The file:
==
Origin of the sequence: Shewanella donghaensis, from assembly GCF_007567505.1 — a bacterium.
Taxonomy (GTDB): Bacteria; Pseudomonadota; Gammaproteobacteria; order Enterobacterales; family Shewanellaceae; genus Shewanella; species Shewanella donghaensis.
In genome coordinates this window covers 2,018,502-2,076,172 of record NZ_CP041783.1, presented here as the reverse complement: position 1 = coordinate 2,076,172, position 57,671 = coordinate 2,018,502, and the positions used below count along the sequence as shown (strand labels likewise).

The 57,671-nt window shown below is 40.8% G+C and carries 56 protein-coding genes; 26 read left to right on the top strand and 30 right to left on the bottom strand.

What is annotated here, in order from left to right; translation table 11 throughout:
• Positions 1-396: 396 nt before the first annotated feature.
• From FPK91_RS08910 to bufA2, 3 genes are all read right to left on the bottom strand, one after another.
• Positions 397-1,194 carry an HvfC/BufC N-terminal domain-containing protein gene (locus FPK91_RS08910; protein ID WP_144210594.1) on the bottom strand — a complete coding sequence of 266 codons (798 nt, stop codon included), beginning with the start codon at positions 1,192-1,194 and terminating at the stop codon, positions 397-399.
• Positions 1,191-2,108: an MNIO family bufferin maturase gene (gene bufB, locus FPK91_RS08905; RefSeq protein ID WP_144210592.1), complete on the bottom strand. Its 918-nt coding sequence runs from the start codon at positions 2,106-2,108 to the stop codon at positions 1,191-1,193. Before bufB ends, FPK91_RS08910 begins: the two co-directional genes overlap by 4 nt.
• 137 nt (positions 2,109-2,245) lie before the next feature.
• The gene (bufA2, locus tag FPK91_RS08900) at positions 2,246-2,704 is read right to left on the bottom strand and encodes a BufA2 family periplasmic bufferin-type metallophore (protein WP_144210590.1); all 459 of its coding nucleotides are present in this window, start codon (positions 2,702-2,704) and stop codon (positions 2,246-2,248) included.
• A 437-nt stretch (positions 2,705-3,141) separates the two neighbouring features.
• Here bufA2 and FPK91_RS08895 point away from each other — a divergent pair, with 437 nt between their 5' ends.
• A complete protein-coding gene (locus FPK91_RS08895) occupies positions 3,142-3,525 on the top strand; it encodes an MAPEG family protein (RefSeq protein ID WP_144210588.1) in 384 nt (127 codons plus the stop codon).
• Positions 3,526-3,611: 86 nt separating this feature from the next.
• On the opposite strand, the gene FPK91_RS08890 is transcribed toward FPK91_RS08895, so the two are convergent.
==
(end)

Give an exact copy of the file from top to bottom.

Origin of the sequence: Shewanella donghaensis, from assembly GCF_007567505.1 — a bacterium.
Taxonomy (GTDB): Bacteria; Pseudomonadota; Gammaproteobacteria; order Enterobacterales; family Shewanellaceae; genus Shewanella; species Shewanella donghaensis.
In genome coordinates this window covers 2,018,502-2,076,172 of record NZ_CP041783.1, presented here as the reverse complement: position 1 = coordinate 2,076,172, position 57,671 = coordinate 2,018,502, and the positions used below count along the sequence as shown (strand labels likewise).

The 57,671-nt window shown below is 40.8% G+C and carries 56 protein-coding genes; 26 read left to right on the top strand and 30 right to left on the bottom strand.

What is annotated here, in order from left to right; translation table 11 throughout:
• Positions 1-396: 396 nt before the first annotated feature.
• From FPK91_RS08910 to bufA2, 3 genes are all read right to left on the bottom strand, one after another.
• Positions 397-1,194 carry an HvfC/BufC N-terminal domain-containing protein gene (locus FPK91_RS08910; protein ID WP_144210594.1) on the bottom strand — a complete coding sequence of 266 codons (798 nt, stop codon included), beginning with the start codon at positions 1,192-1,194 and terminating at the stop codon, positions 397-399.
• Positions 1,191-2,108: an MNIO family bufferin maturase gene (gene bufB, locus FPK91_RS08905; RefSeq protein ID WP_144210592.1), complete on the bottom strand. Its 918-nt coding sequence runs from the start codon at positions 2,106-2,108 to the stop codon at positions 1,191-1,193. Before bufB ends, FPK91_RS08910 begins: the two co-directional genes overlap by 4 nt.
• 137 nt (positions 2,109-2,245) lie before the next feature.
• The gene (bufA2, locus tag FPK91_RS08900) at positions 2,246-2,704 is read right to left on the bottom strand and encodes a BufA2 family periplasmic bufferin-type metallophore (protein WP_144210590.1); all 459 of its coding nucleotides are present in this window, start codon (positions 2,702-2,704) and stop codon (positions 2,246-2,248) included.
• A 437-nt stretch (positions 2,705-3,141) separates the two neighbouring features.
• Here bufA2 and FPK91_RS08895 point away from each other — a divergent pair, with 437 nt between their 5' ends.
• A complete protein-coding gene (locus FPK91_RS08895) occupies positions 3,142-3,525 on the top strand; it encodes an MAPEG family protein (RefSeq protein ID WP_144210588.1) in 384 nt (127 codons plus the stop codon).
• Positions 3,526-3,611: 86 nt separating this feature from the next.
• On the opposite strand, the gene FPK91_RS08890 is transcribed toward FPK91_RS08895, so the two are convergent.